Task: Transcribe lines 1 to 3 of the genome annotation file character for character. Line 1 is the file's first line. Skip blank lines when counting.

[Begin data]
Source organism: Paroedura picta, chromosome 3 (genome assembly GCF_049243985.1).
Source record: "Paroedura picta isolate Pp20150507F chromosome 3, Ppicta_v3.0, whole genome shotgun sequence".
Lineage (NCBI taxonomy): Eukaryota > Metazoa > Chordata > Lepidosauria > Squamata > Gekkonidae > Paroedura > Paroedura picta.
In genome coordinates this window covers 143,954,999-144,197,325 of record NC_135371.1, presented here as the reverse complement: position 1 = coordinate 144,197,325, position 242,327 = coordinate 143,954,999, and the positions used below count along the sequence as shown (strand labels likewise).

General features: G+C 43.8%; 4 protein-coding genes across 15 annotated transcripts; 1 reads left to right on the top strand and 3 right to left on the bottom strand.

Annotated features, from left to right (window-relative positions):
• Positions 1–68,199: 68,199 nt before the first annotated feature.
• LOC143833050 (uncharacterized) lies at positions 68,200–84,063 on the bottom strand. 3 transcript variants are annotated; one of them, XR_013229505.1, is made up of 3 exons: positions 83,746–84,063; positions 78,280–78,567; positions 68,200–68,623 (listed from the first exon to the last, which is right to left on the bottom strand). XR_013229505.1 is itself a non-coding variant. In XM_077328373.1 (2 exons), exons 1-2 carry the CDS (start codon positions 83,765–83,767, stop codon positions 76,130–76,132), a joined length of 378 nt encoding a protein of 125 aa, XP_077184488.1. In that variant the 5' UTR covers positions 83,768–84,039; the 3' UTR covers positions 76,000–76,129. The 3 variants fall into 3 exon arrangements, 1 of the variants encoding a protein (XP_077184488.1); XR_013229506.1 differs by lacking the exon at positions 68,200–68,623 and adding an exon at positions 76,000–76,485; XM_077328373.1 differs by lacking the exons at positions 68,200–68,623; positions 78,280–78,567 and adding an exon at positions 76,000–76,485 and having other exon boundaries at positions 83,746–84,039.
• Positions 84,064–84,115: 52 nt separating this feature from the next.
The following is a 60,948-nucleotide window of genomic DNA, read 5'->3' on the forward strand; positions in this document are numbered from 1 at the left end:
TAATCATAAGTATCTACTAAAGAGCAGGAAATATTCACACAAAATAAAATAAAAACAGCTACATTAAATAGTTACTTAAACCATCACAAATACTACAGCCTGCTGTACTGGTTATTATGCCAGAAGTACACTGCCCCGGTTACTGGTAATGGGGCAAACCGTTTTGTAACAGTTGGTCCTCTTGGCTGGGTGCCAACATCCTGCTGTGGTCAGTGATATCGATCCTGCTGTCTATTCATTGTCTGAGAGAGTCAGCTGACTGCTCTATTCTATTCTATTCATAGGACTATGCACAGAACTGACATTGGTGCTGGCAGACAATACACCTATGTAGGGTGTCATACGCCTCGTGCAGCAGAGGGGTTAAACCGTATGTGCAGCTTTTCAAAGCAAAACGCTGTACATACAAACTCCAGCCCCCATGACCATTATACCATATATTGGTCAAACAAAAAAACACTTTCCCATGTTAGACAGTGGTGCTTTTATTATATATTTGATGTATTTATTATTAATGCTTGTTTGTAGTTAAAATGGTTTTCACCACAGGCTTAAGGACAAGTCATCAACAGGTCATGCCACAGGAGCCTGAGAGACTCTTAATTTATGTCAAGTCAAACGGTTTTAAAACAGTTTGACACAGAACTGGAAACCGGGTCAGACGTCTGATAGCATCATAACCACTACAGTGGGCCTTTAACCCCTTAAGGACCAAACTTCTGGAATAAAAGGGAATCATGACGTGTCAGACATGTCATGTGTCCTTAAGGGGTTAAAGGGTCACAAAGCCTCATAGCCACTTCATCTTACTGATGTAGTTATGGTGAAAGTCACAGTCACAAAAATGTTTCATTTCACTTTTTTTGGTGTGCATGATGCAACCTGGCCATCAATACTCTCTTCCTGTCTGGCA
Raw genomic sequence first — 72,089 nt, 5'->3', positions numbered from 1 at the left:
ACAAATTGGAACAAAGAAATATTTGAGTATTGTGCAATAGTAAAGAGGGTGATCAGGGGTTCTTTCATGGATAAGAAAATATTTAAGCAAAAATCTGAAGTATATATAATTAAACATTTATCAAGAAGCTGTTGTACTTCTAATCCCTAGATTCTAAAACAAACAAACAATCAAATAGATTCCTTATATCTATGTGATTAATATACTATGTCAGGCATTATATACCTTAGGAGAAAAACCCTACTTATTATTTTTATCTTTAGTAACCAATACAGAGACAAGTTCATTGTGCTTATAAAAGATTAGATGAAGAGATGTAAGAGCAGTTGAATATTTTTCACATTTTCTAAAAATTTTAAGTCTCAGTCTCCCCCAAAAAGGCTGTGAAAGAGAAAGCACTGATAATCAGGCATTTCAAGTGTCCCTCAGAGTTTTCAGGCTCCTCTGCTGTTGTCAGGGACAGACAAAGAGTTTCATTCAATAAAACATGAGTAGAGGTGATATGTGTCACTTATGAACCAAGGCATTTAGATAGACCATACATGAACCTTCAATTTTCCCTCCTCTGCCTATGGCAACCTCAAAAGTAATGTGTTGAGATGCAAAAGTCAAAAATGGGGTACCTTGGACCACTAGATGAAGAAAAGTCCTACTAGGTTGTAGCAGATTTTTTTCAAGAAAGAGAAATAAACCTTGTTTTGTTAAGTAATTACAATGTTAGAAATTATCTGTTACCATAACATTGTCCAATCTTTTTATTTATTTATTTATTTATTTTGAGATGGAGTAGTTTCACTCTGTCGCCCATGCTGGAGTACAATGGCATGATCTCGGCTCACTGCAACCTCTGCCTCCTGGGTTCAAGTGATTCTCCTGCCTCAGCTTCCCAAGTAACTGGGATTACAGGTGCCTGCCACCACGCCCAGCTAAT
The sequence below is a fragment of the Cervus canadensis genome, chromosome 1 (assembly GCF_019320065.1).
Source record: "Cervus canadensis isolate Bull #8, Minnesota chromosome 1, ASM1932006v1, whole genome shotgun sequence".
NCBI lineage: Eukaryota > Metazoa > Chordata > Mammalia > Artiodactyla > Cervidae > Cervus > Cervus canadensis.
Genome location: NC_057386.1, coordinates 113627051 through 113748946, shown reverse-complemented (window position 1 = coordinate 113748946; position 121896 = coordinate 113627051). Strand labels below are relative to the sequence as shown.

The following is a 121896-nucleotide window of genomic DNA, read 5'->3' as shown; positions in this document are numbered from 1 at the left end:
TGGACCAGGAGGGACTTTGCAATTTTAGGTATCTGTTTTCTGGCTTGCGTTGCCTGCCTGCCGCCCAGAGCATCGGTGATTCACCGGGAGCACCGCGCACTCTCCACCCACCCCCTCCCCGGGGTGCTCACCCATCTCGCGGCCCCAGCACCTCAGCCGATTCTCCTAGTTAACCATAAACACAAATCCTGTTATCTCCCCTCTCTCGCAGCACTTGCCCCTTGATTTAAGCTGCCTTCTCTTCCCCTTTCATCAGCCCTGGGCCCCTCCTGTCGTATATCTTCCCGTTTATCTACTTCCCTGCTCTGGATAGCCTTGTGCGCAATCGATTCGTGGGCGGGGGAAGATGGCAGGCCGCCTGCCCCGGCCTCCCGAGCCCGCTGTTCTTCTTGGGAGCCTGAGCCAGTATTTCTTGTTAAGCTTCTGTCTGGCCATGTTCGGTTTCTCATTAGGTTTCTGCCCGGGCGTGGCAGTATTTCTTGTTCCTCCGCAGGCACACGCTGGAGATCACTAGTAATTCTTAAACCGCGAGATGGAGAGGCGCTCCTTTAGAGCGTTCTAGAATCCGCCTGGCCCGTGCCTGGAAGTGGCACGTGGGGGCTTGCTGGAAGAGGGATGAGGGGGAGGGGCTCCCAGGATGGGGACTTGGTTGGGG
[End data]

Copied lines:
Source organism: Paroedura picta, chromosome 3 (genome assembly GCF_049243985.1).
Source record: "Paroedura picta isolate Pp20150507F chromosome 3, Ppicta_v3.0, whole genome shotgun sequence".
Lineage (NCBI taxonomy): Eukaryota > Metazoa > Chordata > Lepidosauria > Squamata > Gekkonidae > Paroedura > Paroedura picta.